Springbank’s craft needs no further mention on this blog. Still making whisky the way it was made 100 years ago, and remaining a major employer in Campbeltown, many whisky connoisseurs would name Springbank as their favorite distillery. In fact, in an informal poll taken in a whisky fanatics Facebook group I belong to, it came out the clear winner in the member’s favorite list.
One of the strongest trends today is a movement toward localization. Obviously, Bruichladdich have been working the terroir angle for a while, and it’s but natural for Springbank to get as local as possible. This is nothing new, as local barley was used in the past, but the last release of a locally grown expression was in 2001, so it’s time to get back to it.
This expression was distilled 16 years ago from barley grown on Low Machrimore Farm, in Southend, on the southern sure of the peninsula.
This is the first of a series of five annual releases of local barley. There are no details as yet of the expected releases, and I don’t really expect any until next year.
Springbank Local Barley 16 Year Old, Low Machrimore Farm, Prisma Barley, 9000 Bottles (54.3% ABV, NCF, NC)
Appearance: Straw, sturdy ring letting off slow legs.
Nose: You’d never mistake this dram for anything but Springbank. The dirty freshness hits you right away, with a tamed honey sweetness, with an oily vanilla, sort of like a vanilla air freshener in a garage. Peat is present without overpowering it. The oily character stays on the nose. After sone time in the glass, peat and honey come through very strongly.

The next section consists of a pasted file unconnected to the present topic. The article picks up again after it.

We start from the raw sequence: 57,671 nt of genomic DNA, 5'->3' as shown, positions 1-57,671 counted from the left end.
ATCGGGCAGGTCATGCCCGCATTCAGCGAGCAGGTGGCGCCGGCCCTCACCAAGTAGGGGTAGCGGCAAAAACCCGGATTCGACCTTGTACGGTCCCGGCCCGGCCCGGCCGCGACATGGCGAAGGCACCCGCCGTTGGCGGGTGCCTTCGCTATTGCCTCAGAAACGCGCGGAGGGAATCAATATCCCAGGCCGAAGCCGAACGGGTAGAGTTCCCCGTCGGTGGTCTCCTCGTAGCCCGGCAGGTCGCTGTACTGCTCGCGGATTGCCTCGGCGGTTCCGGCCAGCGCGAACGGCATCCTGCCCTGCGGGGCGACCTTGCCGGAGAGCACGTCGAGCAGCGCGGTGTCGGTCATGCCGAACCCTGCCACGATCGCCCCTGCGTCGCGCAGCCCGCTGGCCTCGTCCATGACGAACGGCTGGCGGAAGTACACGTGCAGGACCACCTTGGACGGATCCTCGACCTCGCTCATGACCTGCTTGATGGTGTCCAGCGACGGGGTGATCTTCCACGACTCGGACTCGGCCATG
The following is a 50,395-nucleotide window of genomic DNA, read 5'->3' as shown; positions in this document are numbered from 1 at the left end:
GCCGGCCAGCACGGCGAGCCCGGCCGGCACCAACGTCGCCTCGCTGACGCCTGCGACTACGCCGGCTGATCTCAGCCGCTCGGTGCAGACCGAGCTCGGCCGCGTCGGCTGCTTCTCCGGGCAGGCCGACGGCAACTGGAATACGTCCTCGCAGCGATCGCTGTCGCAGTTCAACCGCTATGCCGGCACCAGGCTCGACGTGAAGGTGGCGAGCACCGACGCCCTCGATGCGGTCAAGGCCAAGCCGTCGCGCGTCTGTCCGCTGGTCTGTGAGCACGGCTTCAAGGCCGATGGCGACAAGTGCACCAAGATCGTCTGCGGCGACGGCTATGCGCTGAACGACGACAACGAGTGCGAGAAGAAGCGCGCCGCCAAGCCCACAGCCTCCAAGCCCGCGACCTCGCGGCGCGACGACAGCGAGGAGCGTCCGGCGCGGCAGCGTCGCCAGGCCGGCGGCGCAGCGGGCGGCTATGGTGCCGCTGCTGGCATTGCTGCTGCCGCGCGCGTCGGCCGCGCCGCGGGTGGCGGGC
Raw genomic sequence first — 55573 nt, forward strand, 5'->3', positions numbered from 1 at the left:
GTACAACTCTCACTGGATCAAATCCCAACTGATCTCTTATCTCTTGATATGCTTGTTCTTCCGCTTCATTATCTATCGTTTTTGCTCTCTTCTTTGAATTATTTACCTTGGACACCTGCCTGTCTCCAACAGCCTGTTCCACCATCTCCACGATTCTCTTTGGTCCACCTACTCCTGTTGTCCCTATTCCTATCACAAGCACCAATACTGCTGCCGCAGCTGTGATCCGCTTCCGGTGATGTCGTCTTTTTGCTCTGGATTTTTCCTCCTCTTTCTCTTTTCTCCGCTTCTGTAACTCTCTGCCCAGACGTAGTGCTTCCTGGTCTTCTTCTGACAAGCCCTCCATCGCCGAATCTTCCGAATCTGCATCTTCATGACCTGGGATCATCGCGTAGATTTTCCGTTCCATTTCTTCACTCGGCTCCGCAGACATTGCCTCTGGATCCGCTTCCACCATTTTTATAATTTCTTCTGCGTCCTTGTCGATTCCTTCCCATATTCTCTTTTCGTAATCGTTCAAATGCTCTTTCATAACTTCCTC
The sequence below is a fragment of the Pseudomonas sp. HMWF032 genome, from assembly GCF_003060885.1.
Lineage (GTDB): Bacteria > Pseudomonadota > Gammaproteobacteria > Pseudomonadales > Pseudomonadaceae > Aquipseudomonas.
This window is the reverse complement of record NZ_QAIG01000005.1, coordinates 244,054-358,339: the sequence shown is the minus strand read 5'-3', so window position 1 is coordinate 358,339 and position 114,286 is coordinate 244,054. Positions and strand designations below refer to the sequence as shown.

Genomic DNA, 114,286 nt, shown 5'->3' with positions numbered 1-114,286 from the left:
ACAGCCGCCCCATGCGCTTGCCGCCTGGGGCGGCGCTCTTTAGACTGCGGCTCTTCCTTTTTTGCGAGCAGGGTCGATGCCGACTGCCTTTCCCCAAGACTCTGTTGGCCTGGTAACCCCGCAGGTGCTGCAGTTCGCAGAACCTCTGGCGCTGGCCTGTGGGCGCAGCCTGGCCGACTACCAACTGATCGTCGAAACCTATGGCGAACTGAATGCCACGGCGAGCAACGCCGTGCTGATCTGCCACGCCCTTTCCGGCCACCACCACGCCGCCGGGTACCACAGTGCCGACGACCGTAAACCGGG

Palate: Thick and viscous, peaty and spicy, this is a serious dram to sip on. It’s pretty sweet, with the bourbon casks doing a good job here. Nutmeg and white pepper appear with that oily quality.
Linger: Peppery spice, honey and peat playing for a long time. Down the gullet there’s spice. That oily dirtyness stays with you.
You can tell that a lot of work was done with this expression both in the care taken in the craft and in the casks. This is an unmistakably classic Springbank. My only concern in the rather low VFM it offers at £95. While I found it to be really good, I’d expect nothing less from Springbank, but not so extraordinary as to justify the price tag.
I will further express my concern with a price increase I found on the recent batch of the 12 year old Cask Strength is 60% more expensive than it was but a year ago (€85 versus €54). I can stomach price increases, and realize, obviously, that this is the market we’re in, but raising prices by 60% in a year is well beyond excessive.
* * * After publishing this post, Mr. David Allen from Springbank has officially responded to my post saying that wholesale prices on the core range have not been raised by Springbank in the past two years, and that the pricing problem is, therefore, limited to the stores I visited. * * *